In April 2007, a Tanzanian maid filed a lawsuit against Alan Mzengi, a minister-counselor at the Tanzanian Embassy. She alleged the Mzengis kept her as “a virtual prisoner in their residence, stripping her of her passport, refusing to permit her to leave the house unaccompanied.” The lawsuit states she was not paid for her four years of work.
On this case, Reuters reports a US State Embassy cable from December 2009 shows the US government asked the Tanzanian government to investigate saying, “While payment of the lost wages to Ms. Mazengo is our first priority, we also hope that any diplomat who has treated his domestic staff in such an abusive manner would face appropriate sanction upon his return home," the cable said.
The State Department continues to monitor a possible Tanzania investigation and claims it will be getting “tough on alleged abuse of domestic workers by foreign diplomats.”
Cables deal with Canadian electricity:
One story out from CBC reports that Prince Edward Island utility Maritime Electric was part of Hydro-Québec's plans for purchase of NB Power. In October 2009, as the New Brunswick government was considering a $4.8 billion deal that was politically unpopular, the possibility of a sale was denied. The cables show it was seriously considered.
BBC’s report on US State Embassy cables from WikiLeaks detailing the “hidden agenda” of northern Arctic states has led Greenpeace to call “on the Arctic Council to place an immediate moratorium on industrial exploitation within the area that has historically been covered by sea ice.”
Truls Gulowsen, Arctic campaign leader for Greenpeace Nordic, writes, “What the Arctic needs in this time of extreme external pressure is a protection against additional threats from dangerous shipping, oil exploitation, bottom-trawling, over-fishing and other destructive industrial practices.” Gulowsen also points out the “more immediate and more dangerous safety issue” is that moves into the “fragile Arctic to drill for oil” will create a threat of oil spills and likely impact the marine environment.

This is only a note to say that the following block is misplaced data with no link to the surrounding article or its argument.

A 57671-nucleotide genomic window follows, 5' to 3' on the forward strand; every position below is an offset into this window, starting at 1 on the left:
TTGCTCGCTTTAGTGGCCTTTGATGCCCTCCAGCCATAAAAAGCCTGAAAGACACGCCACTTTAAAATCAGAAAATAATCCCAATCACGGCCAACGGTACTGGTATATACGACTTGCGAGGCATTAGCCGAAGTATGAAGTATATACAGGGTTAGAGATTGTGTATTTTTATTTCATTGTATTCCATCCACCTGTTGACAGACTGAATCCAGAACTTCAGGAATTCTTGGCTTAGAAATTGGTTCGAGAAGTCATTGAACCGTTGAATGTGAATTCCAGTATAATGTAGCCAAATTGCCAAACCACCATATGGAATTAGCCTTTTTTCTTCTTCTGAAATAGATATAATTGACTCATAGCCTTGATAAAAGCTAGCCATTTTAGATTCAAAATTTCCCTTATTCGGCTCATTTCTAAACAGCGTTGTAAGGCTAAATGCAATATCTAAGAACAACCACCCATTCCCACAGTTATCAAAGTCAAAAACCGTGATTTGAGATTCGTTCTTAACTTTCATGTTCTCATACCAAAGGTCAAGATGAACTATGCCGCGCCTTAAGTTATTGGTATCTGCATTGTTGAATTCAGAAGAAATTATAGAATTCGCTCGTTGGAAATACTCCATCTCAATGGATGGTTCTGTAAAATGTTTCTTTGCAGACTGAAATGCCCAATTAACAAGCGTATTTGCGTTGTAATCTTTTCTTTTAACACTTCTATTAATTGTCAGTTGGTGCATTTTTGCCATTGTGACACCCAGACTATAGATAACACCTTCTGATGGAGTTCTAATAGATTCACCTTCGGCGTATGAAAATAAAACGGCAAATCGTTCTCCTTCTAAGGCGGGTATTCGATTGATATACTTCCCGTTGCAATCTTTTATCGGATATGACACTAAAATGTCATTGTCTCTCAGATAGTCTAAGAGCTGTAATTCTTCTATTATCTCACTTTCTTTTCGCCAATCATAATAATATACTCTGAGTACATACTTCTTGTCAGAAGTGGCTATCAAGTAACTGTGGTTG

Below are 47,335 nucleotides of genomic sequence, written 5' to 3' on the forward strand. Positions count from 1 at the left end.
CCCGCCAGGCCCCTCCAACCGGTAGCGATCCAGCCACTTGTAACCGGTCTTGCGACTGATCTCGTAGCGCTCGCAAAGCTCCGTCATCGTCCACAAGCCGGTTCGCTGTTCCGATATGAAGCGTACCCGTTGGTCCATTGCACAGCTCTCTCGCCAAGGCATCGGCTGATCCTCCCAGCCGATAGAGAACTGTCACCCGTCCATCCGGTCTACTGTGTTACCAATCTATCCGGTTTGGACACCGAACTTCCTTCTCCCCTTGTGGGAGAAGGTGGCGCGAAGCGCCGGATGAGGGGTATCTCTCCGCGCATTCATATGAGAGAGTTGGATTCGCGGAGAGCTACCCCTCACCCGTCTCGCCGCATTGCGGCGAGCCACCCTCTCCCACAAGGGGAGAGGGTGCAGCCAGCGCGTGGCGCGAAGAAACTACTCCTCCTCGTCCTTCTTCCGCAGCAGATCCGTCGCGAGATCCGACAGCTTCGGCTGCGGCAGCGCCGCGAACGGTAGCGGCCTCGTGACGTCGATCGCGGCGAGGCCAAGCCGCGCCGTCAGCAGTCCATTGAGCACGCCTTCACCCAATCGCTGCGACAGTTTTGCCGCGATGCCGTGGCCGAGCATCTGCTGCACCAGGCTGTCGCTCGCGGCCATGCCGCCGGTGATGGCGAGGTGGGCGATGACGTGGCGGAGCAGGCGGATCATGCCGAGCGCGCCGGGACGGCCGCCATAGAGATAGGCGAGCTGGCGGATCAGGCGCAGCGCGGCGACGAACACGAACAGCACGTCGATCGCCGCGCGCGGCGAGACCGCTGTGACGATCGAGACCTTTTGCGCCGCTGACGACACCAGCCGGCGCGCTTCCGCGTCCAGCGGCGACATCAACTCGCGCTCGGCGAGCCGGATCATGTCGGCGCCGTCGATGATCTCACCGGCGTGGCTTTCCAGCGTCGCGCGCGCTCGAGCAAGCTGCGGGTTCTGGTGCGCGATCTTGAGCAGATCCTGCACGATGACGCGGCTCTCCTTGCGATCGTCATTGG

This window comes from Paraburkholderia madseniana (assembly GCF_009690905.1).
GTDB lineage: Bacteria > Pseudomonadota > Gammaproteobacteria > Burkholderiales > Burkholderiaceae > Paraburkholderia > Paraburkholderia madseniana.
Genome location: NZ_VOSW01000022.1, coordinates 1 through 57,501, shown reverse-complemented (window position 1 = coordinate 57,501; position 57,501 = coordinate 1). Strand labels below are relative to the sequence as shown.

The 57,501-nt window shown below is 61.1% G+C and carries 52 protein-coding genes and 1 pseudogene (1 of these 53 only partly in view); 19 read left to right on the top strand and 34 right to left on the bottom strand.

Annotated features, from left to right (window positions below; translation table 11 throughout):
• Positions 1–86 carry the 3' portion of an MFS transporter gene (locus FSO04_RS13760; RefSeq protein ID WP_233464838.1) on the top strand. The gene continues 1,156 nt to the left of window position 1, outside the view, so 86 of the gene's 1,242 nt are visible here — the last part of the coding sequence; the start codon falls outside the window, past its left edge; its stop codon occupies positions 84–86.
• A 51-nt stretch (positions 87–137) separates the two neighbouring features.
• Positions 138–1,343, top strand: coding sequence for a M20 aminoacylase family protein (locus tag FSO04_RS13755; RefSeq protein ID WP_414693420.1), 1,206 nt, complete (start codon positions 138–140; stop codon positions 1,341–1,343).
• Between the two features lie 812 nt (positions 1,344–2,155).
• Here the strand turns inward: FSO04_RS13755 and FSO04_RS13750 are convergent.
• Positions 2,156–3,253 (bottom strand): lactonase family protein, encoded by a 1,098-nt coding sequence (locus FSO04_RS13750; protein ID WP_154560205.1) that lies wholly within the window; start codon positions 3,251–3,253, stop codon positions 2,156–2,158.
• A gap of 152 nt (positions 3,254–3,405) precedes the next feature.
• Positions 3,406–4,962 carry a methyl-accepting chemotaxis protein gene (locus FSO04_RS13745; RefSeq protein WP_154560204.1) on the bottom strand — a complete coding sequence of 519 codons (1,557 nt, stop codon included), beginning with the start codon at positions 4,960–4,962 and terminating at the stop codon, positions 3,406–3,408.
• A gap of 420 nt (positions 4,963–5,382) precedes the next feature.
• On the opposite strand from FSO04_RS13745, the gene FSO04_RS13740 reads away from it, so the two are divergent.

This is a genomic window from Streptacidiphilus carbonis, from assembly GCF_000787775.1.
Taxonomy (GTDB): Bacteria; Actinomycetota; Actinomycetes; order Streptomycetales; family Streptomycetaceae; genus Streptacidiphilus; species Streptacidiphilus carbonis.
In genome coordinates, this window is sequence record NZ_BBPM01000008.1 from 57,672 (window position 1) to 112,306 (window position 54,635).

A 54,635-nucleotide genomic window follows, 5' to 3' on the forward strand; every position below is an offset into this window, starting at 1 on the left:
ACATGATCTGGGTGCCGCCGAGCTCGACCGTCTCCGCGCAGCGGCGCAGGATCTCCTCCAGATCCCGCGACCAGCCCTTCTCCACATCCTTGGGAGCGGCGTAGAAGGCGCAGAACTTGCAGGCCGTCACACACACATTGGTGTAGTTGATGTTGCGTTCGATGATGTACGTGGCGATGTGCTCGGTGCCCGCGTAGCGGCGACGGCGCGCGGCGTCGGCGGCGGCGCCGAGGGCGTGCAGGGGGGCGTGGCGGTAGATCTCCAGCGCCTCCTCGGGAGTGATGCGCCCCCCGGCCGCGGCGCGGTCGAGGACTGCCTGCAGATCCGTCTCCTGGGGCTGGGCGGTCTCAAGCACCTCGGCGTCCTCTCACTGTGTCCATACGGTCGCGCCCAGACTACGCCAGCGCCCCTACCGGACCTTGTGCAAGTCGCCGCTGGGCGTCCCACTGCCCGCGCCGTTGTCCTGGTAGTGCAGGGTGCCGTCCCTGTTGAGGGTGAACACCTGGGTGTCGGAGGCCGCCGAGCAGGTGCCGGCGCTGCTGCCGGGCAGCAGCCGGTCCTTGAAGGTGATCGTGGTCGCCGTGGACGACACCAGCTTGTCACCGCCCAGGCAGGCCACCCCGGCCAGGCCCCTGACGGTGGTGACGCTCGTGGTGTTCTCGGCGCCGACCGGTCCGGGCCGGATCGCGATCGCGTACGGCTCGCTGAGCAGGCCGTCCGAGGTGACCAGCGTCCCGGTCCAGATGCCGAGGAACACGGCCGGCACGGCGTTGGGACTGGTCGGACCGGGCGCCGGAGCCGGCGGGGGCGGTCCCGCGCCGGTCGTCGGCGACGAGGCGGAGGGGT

The Financial Times post on the cables highlights some of the noteworthy revelations in the cables:
A statement from the Pentagon was published just after 9 pm ET on April 24th, no more than an hour or two after the New York Times had posted their package covering the Gitmo Files they had not obtained from WikiLeaks. The statement was posted on NPR and the Times website. Yet, again, it seems this is an instance of complete collusion between the press and government.
Michael Calderone reports "representatives from NPR and the Times visited the White House and spoke with Pentagon spokesman Geoff Morrell and members of Joint Task Force Guantanamo." And, "The news organizations agreed to some redactions requested by government officials but not all of them."
Recall, in February, it was found out that the Times had met with the State Department prior to their release of the US State Embassy Cables. Marcy Wheeler over at Firedoglake highlighted NYT’s close cooperation with the State Department:
Because of the range of the material and the very nature of diplomacy, the embassy cables were bound to be more explosive than the War Logs. Dean Baquet, our Washington bureau chief, gave the White House an early warning on Nov. 19. The following Tuesday, two days before Thanksgiving, Baquet and two colleagues were invited to a windowless room at the State Department, where they encountered an unsmiling crowd. Representatives from the White House, the State Department, the Office of the Director of National Intelligence, the C.I.A., the Defense Intelligence Agency, the F.B.I. and the Pentagon gathered around a conference table. Others, who never identified themselves, lined the walls. A solitary note-taker tapped away on a computer.